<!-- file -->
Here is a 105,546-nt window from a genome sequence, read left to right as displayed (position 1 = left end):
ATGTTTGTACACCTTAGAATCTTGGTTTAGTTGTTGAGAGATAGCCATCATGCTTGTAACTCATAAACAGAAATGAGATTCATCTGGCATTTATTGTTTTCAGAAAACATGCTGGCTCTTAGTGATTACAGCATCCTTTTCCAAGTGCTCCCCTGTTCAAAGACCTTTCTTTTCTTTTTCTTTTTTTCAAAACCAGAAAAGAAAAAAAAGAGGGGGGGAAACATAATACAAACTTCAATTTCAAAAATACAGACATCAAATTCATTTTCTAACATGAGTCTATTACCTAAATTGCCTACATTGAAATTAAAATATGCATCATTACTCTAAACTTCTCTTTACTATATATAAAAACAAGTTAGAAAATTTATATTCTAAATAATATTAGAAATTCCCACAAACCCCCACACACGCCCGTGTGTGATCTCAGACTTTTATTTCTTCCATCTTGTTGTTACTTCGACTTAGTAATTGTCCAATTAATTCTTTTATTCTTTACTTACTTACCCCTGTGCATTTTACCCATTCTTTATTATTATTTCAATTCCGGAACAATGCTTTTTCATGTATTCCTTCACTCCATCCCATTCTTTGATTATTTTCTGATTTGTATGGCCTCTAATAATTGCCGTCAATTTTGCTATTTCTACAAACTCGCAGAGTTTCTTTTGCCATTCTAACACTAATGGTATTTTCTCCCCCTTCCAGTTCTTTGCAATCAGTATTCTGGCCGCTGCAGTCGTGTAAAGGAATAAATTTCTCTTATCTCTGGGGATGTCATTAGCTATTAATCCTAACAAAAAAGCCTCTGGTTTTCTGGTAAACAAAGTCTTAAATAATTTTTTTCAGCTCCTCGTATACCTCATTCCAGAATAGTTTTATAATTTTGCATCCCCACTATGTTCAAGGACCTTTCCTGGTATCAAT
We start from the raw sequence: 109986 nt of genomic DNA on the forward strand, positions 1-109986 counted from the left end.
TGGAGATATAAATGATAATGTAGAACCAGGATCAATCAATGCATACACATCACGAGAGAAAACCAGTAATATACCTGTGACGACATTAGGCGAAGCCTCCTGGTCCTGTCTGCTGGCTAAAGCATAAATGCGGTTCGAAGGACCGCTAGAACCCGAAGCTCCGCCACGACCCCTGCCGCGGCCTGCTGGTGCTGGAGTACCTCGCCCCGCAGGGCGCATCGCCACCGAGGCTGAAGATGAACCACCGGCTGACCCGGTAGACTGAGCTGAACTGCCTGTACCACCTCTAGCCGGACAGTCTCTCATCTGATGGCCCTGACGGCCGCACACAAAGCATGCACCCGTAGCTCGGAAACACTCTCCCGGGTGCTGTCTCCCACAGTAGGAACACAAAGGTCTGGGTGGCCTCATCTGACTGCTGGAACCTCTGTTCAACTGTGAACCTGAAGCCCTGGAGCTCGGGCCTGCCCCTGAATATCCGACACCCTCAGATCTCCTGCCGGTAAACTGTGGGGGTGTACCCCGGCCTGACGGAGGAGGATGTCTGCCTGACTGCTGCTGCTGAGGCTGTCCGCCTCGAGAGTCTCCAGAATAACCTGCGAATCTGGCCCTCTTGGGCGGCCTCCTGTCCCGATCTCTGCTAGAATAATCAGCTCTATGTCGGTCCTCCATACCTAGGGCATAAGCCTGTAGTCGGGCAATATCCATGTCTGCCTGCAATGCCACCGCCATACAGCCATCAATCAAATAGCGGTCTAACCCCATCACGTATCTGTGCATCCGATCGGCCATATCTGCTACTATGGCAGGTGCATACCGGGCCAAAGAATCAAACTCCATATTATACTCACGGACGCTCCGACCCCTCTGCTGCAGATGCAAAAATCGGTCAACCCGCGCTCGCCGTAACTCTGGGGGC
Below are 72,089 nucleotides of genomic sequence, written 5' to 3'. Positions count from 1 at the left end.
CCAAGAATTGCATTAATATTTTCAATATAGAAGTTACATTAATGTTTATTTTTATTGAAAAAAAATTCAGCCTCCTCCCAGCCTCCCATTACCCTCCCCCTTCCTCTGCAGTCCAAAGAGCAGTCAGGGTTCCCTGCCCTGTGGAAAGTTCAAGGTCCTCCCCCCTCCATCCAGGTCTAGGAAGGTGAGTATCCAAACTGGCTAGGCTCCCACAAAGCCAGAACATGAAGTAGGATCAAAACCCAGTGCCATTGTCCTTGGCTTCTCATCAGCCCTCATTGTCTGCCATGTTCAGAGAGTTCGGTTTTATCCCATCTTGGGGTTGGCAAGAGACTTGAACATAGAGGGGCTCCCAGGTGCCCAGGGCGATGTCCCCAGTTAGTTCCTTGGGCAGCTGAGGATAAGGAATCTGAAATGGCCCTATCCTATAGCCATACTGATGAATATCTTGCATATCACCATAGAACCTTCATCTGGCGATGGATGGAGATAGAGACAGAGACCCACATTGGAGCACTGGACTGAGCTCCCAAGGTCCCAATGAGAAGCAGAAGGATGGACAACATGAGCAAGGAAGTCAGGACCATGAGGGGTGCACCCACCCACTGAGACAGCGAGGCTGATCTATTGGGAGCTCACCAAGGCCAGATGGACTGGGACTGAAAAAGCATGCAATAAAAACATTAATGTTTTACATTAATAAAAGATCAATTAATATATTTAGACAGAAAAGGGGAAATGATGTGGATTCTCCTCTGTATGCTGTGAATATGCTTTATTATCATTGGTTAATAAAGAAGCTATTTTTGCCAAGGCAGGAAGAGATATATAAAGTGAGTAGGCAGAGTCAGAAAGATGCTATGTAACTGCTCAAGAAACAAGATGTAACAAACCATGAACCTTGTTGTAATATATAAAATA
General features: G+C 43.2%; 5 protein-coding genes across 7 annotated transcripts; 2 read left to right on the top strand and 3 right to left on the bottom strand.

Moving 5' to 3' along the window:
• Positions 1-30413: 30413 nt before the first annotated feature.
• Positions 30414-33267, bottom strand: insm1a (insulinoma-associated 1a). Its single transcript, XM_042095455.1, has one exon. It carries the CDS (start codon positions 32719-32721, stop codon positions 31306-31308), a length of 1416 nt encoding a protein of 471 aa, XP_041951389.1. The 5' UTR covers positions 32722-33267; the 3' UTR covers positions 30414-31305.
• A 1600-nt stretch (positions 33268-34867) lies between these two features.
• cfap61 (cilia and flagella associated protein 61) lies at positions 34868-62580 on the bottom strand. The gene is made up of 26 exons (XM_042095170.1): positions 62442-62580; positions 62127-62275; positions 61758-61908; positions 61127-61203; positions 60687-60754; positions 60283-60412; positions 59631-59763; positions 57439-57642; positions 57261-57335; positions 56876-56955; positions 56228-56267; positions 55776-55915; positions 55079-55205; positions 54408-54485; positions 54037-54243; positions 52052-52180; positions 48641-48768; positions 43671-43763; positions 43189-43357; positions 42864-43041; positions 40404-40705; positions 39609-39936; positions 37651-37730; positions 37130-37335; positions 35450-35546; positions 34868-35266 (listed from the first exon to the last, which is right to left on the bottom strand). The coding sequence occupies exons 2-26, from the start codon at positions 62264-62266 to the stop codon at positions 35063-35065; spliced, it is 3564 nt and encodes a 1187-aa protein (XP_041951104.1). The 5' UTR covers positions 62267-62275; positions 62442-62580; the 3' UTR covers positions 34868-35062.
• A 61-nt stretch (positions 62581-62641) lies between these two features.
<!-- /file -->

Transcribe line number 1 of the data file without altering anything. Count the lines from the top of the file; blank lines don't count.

Here is a 105,546-nt window from a genome sequence, read left to right as displayed (position 1 = left end):